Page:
- Teaching of the new subject “Me and society” at public schools of Georgia was planned for 2015-2016 year, however, was postponed to the next academic year. Ideally, “Me and society” should have included the following topics: arrangement of the society and the state, main human values, human rights and freedoms etc. The Patriarchate of the Georgian Orthodox Church summoned the Minister of Education of Georgia and ordered her to ban the subject as they believe the textbook will “distort and deface children’s mentality”. The Ministry of Education of Georgia admitted that they removed terms like “gender identity”, “liberalism” and “democratic values” from the textbook, following their meeting with the Church. The Patriarchate also believes the textbook diminishes the essence of the Orthodoxy as a dominant religion of the state. And we believe that this precedent marks the end of secular state in Georgia.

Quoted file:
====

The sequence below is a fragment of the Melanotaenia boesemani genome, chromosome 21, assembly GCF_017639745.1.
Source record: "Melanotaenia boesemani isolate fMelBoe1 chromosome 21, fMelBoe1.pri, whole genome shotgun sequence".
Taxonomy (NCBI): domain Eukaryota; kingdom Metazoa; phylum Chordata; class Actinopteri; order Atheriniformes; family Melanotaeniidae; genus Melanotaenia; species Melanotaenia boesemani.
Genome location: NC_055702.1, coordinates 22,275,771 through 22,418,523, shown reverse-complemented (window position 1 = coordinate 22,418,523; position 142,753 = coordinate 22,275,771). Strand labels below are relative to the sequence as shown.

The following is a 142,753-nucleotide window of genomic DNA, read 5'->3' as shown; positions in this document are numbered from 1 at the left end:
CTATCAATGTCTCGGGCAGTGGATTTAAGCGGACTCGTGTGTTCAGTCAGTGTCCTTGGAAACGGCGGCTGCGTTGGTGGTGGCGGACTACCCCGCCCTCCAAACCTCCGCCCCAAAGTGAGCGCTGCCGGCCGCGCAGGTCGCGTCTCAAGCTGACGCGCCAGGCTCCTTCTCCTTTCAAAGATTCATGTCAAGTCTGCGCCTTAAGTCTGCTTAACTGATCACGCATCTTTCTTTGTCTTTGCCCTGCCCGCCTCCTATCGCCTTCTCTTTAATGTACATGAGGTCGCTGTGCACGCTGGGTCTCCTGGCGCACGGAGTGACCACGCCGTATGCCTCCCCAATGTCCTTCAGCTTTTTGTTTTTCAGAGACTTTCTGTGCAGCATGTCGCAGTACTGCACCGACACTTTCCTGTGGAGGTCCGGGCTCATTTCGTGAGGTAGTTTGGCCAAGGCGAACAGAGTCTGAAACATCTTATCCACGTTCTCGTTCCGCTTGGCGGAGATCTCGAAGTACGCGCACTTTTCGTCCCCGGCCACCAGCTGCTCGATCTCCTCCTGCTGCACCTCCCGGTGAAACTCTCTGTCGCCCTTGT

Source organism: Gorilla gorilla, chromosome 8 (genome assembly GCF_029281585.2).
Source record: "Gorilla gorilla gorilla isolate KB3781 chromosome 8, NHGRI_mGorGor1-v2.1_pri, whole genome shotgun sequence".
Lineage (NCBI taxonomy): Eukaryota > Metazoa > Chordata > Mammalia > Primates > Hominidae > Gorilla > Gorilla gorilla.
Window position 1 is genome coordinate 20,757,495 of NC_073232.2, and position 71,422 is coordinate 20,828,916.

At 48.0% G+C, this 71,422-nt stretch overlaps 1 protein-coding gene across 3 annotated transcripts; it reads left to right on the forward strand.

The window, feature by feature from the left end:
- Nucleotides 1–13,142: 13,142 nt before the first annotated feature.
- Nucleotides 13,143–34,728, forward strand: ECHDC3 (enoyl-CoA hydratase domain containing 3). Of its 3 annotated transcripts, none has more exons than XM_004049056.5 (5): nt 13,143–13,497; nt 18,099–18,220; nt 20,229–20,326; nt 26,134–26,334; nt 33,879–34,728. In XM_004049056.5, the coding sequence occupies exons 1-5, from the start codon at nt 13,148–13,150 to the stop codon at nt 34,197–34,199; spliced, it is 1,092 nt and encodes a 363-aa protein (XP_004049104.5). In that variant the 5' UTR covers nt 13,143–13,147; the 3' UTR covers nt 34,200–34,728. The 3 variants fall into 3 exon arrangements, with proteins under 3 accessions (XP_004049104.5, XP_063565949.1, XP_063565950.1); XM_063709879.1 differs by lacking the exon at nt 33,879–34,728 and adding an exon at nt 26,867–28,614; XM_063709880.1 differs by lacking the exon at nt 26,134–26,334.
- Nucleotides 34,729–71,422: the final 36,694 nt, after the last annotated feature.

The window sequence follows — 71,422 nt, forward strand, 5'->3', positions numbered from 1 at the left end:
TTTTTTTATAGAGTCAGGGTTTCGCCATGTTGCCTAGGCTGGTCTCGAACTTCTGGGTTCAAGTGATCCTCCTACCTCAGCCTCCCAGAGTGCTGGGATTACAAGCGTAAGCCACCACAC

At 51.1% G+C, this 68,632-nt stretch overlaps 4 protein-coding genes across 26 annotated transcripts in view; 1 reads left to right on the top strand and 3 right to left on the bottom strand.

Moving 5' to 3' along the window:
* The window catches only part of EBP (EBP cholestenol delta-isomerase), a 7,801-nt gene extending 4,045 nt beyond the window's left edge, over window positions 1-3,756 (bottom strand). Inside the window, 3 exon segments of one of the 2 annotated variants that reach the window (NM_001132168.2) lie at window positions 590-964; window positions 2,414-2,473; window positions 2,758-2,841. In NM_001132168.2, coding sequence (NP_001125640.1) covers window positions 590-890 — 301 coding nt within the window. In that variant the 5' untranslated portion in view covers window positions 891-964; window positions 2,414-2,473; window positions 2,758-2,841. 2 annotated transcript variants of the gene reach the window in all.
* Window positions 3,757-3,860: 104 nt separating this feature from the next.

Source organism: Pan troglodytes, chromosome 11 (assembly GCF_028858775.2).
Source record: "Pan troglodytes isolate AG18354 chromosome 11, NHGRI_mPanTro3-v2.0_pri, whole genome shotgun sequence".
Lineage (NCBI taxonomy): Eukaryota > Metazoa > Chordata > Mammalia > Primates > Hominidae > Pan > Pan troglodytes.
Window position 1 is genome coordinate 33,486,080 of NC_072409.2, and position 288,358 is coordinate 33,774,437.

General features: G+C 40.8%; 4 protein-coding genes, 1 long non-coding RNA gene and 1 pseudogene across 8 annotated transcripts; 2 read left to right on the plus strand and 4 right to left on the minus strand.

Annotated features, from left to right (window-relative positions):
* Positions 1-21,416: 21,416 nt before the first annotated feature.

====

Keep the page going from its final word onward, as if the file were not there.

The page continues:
To sum up all stated above, we would like to, once again, stress out that these facts not only hinder existent democratic processes, but are dangerous and alarming in the light of protection of fundamental rights and freedoms envisaged by the UDHR and ECHR. It should also be noted that religious freedom, intolerance based on ethnic and LGBTI identities, hate speech and xenophobia have been remaining one of the major human rights problems in the country during the recent years. The level of coverage of problematic issues regarding minorities by media, and intolerance attitude towards different minority groups has not improved either. Response of the law enforcement bodies to the attacks, and facts of persecution on the grounds of gender identity or religious intolerance remain inadequate. Typically, the investigations are delayed without any reasonable basis or completed with no results.
We call upon you to keep these sad developments in mind, whenever dealing with issues related to Georgia.
Without equality, justice and human rights for minorities, Georgia is not a democracy.